It is fitting that Charlie Ocean Goldblum was born on Independence Day of this year. Not only is baby Charlie the first child of legendary Jeff Goldblum, but his birth date is a nod to one of his father’s most beloved movies. His aquatic middle name is also a deliciously bizarre choice that coincides with Goldblum: The Water Ballet and we’re wondering if it wasn’t a dedication to Baltimore’s own Fluid Movement.
It’s subtle references and downright signs like this that make up the entire production of Fluid Movement’s latest endeavor — a water ballet inspired by the man with the unusual laugh that’s been transcribed to sheet music. Produced by Barbara Wilgus and Justin Sabe, Goldblum: The Water Ballet is a whimsical journey that started with Wilgus’ obsession with the actor known for blockbusters The Fly and Jurassic Park as well as kooky flicks like Earth Girls Are Easy. Whether you’ve seen a few of Goldblum’s films or have them all memorized, Barbara Wilgus mused, “You are going to find something wonderful and magical in his fictional spiritual journey through water ballet.”
Fluid Movement is a Baltimore-based performance art group that has utilized unexpected mediums to bring their electrifying performances to life since 1999. Taking an “all the world’s a stage” approach and according to Kelly Quinn (performer and of the Fluid Movement public relations committee), “We are very committed to public pools and everyday urban spaces.”
When you go to a Fluid Movement show, you not only get to watch an artful performance for around ten dollars, but you also learn about a cool spot in Baltimore that you may not have otherwise checked out. This season’s performances took place at the Patterson Park and Druid Hill Park pools. It was the latter establishment where I got to experience Fluid Movement firsthand. It saddens me, that after having lived in Baltimore proper for over two years, I never took a dip in either of these locations. However, Fluid Movement has inspired me to seek out local pools and get my feet wet in all of them.
Getting the show off the ground and into the water, Barbara Wilgus opened the show with an anecdote about Jeff Goldblum’s tendency to play a rousing game of True or False when talking with a live audience. The twist is, that whatever facts Jeff spits out about his film career are always true. Wilgus, who played host of the show, used this factoid as an audience participation device that brought everyone together doubling over with laughter.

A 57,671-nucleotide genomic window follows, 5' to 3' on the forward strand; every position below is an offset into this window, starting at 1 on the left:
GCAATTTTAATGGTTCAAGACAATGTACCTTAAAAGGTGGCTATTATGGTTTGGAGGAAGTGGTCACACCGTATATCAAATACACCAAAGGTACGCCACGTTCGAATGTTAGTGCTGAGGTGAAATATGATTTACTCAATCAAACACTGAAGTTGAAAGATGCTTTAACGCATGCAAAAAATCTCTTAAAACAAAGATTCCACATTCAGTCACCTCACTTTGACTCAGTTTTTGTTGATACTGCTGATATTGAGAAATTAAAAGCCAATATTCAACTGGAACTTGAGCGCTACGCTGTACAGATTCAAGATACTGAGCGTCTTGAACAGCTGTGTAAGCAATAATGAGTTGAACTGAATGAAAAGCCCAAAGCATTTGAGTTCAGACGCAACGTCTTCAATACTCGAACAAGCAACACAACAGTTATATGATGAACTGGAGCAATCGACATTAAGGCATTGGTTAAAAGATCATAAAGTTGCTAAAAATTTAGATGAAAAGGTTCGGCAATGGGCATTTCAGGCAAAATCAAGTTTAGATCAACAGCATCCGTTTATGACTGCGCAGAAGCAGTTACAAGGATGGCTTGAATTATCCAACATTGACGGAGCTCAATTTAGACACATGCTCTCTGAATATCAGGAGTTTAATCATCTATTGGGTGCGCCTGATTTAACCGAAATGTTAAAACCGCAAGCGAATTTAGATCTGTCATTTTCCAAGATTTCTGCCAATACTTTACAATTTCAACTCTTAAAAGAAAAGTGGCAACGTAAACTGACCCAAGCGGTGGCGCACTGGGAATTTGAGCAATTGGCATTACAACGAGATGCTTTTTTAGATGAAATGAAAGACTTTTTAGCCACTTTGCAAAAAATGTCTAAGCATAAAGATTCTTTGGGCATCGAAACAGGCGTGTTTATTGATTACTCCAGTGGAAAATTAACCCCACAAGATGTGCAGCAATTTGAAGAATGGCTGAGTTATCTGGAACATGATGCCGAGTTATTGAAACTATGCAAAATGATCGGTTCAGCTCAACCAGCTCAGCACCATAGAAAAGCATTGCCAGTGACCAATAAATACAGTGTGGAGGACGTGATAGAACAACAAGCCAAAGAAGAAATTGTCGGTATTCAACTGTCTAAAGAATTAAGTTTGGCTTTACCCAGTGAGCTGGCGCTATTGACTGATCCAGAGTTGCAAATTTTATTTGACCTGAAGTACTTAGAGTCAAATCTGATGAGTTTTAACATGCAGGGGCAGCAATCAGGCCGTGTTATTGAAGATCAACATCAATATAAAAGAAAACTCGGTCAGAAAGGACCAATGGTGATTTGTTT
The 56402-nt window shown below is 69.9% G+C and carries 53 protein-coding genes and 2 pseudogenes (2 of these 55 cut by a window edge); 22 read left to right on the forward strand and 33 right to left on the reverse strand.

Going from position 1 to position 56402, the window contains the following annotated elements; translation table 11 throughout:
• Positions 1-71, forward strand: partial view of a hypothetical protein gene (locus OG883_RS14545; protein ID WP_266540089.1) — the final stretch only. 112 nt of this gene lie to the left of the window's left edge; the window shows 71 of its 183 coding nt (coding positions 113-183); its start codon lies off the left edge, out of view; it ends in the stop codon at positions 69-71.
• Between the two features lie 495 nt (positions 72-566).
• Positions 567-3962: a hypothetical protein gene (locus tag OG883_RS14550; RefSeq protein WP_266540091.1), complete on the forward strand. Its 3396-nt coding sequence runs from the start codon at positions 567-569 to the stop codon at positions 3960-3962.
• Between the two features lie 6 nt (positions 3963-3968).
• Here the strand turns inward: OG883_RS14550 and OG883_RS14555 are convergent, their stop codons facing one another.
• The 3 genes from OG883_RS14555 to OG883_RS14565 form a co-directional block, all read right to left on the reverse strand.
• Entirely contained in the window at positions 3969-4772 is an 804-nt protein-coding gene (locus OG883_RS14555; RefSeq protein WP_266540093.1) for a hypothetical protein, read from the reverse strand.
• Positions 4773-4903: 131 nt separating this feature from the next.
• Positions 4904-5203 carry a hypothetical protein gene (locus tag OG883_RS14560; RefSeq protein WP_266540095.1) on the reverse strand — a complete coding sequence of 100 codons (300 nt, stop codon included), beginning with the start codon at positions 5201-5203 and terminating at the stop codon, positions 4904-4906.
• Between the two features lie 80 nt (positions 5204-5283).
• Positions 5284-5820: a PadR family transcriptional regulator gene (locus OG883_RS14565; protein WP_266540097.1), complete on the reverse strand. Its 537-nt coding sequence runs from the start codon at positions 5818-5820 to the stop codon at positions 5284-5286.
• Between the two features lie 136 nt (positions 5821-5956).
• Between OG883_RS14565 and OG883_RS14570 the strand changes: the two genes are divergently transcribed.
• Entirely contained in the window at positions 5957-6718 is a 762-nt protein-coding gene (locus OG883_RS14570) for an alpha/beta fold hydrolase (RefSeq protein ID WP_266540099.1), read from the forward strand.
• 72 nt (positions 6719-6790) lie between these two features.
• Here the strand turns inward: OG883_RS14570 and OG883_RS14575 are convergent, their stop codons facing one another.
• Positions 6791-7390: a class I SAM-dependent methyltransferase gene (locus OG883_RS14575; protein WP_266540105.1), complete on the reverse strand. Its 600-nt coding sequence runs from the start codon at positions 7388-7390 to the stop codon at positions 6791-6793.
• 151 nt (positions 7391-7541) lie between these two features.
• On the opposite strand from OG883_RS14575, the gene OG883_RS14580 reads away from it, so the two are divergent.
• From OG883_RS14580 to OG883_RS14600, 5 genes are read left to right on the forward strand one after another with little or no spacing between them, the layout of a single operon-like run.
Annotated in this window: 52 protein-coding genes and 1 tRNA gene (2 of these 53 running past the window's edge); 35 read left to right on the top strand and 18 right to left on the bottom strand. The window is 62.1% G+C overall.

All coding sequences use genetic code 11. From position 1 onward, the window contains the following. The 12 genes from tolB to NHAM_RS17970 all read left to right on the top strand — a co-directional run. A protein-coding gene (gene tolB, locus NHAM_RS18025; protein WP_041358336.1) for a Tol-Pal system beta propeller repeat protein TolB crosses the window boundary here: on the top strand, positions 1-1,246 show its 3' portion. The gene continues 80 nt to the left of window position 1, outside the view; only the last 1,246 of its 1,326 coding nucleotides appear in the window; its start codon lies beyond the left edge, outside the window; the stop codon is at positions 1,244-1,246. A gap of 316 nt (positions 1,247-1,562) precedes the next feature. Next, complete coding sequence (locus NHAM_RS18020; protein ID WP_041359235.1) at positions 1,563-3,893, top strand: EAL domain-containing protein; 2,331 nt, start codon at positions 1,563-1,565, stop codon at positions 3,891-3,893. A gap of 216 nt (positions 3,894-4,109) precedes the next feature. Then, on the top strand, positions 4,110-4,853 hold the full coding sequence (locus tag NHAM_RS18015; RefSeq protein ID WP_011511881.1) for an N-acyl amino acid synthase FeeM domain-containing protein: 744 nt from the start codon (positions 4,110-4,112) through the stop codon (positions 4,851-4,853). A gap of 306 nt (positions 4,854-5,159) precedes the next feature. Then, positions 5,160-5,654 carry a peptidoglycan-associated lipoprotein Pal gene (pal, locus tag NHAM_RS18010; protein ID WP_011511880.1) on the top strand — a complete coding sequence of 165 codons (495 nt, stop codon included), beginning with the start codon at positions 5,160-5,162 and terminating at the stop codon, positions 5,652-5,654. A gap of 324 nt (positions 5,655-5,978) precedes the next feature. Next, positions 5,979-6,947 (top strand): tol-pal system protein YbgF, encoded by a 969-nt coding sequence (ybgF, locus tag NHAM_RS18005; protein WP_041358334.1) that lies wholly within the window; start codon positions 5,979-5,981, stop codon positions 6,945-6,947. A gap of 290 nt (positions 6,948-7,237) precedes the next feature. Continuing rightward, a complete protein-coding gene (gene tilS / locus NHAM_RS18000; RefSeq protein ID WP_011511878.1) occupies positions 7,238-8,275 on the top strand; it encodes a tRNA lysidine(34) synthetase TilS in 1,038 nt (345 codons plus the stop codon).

With six scenes centered around different synchronized swimming performances, audience member and Baltimore local, Kerrin Smith gave the show two thumbs up, “It was a total delight that squeezed in great Goldblum references while still managing to surprise the audience with hilarious choreography and timing. The amount of work they put into their costumes really made the show.”
Amid a sea of color-coordinated swim caps, there were also a variety of nose plugs and buggy goggles. This gave a Destiny’s Child vibe, as every scene had its own uniform, but to the comfort and creativity of each individual swimmer and performer. The diverse body types and age groups of the cast all shined in metallic suits and crafty experiments that survived the chlorinated waters night after night. For “The Flyz” scene, the cast buzzed about in dark leotards topped off with unmistakably gnat-like wings. Sequined-ball headbands represented “the ninety six tears in my ninety six eyes” according to the Cramps “Human Fly” that played as the scene’s soundtrack.
Every single person involved with the zany show took a bold chance to make it a glitter-bomb spectacle — and the results were astounding. Esther Williams, back from the dead and played marvelously by Ellen Jenkins, was our unlikely tour guide wearing HonFest-appropriate garb that complimented the ensemble perfectly. Her fantasy cape and bubble queen crown helped ensure that she held her own when standing next to the man of the hour, played by Isaac “close your eyes and I’m Goldblum” Hirsch. Hirsch’s impeccable impersonation was centered around his phrasing and nailing the Goldblum voice. Some people had to put their eyeglasses on to make sure it wasn’t really the man himself. When this proved to be too surreal to handle, there were gloriously outlandish props to keep the transcendental narrative afloat. A giant bottle of Nair? Check. Hula-hoops, devil horns, and a watermelon? Yup. A rigged umbrella dinosaur that shot water from its mouth? Mmhmm.
Another magic trick pulled from Fluid Movement’s hat: how fabulous everyone’s makeup looked and remained despite all of the splishing and splashing. Performer Dan Parsons of the “Party Sparkle Motion” scene admitted that everyone “had to work really hard not to rub [their] eyes.” Parsons’ had a silvery blue Ziggy Stardust-inspired lightning bolt covering one eye. It never smudged.
Performer Kate Dunn, with similar cosmic cosmetics, noted that the blue streak across her eye left a mean tint that lingered a few days afterward, “It kind of looks like I got punched in the face, especially when I try to hide it with sunglasses.” When asked if the handful of cast members who sported bruise-like lightning bolts had a name for their particular character, Dunn looked me dead in the eye and said: “We’re Jeff Goldblum. We’re all Jeff Goldblum and so are you.”